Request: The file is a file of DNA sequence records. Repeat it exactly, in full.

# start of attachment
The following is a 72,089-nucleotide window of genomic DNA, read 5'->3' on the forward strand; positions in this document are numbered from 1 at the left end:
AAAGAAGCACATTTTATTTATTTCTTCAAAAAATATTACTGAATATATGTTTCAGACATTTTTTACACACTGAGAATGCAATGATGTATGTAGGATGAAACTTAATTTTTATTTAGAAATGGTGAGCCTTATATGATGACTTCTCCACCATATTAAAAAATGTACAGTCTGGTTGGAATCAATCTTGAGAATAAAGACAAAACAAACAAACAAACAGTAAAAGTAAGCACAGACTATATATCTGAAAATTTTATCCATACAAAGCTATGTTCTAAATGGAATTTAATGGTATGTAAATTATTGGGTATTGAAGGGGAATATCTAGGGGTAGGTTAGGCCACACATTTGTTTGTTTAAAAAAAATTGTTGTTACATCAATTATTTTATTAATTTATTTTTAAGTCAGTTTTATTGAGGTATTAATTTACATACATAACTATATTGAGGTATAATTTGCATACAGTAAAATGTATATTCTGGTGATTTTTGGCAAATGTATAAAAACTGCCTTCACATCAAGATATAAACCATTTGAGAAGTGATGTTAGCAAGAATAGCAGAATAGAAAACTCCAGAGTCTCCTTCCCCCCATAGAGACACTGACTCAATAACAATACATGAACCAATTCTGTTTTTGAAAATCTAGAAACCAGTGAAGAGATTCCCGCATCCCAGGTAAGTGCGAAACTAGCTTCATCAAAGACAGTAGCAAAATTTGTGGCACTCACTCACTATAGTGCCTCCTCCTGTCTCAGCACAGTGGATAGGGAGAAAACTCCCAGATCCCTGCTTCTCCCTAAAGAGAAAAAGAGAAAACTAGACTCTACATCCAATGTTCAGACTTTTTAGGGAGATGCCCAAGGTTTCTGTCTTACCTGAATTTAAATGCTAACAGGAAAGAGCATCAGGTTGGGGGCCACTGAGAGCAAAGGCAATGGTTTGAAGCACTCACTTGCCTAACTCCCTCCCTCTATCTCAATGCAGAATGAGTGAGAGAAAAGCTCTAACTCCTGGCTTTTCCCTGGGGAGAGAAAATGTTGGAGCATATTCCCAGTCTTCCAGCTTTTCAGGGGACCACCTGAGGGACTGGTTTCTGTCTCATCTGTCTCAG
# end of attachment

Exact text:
The following is a 72,089-nucleotide window of genomic DNA, read 5'->3' on the forward strand; positions in this document are numbered from 1 at the left end:
AAAGAAGCACATTTTATTTATTTCTTCAAAAAATATTACTGAATATATGTTTCAGACATTTTTTACACACTGAGAATGCAATGATGTATGTAGGATGAAACTTAATTTTTATTTAGAAATGGTGAGCCTTATATGATGACTTCTCCACCATATTAAAAAATGTACAGTCTGGTTGGAATCAATCTTGAGAATAAAGACAAAACAAACAAACAAACAGTAAAAGTAAGCACAGACTATATATCTGAAAATTTTATCCATACAAAGCTATGTTCTAAATGGAATTTAATGGTATGTAAATTATTGGGTATTGAAGGGGAATATCTAGGGGTAGGTTAGGCCACACATTTGTTTGTTTAAAAAAAATTGTTGTTACATCAATTATTTTATTAATTTATTTTTAAGTCAGTTTTATTGAGGTATTAATTTACATACATAACTATATTGAGGTATAATTTGCATACAGTAAAATGTATATTCTGGTGATTTTTGGCAAATGTATAAAAACTGCCTTCACATCAAGATATAAACCATTTGAGAAGTGATGTTAGCAAGAATAGCAGAATAGAAAACTCCAGAGTCTCCTTCCCCCCATAGAGACACTGACTCAATAACAATACATGAACCAATTCTGTTTTTGAAAATCTAGAAACCAGTGAAGAGATTCCCGCATCCCAGGTAAGTGCGAAACTAGCTTCATCAAAGACAGTAGCAAAATTTGTGGCACTCACTCACTATAGTGCCTCCTCCTGTCTCAGCACAGTGGATAGGGAGAAAACTCCCAGATCCCTGCTTCTCCCTAAAGAGAAAAAGAGAAAACTAGACTCTACATCCAATGTTCAGACTTTTTAGGGAGATGCCCAAGGTTTCTGTCTTACCTGAATTTAAATGCTAACAGGAAAGAGCATCAGGTTGGGGGCCACTGAGAGCAAAGGCAATGGTTTGAAGCACTCACTTGCCTAACTCCCTCCCTCTATCTCAATGCAGAATGAGTGAGAGAAAAGCTCTAACTCCTGGCTTTTCCCTGGGGAGAGAAAATGTTGGAGCATATTCCCAGTCTTCCAGCTTTTCAGGGGACCACCTGAGGGACTGGTTTCTGTCTCATCTGTCTCAG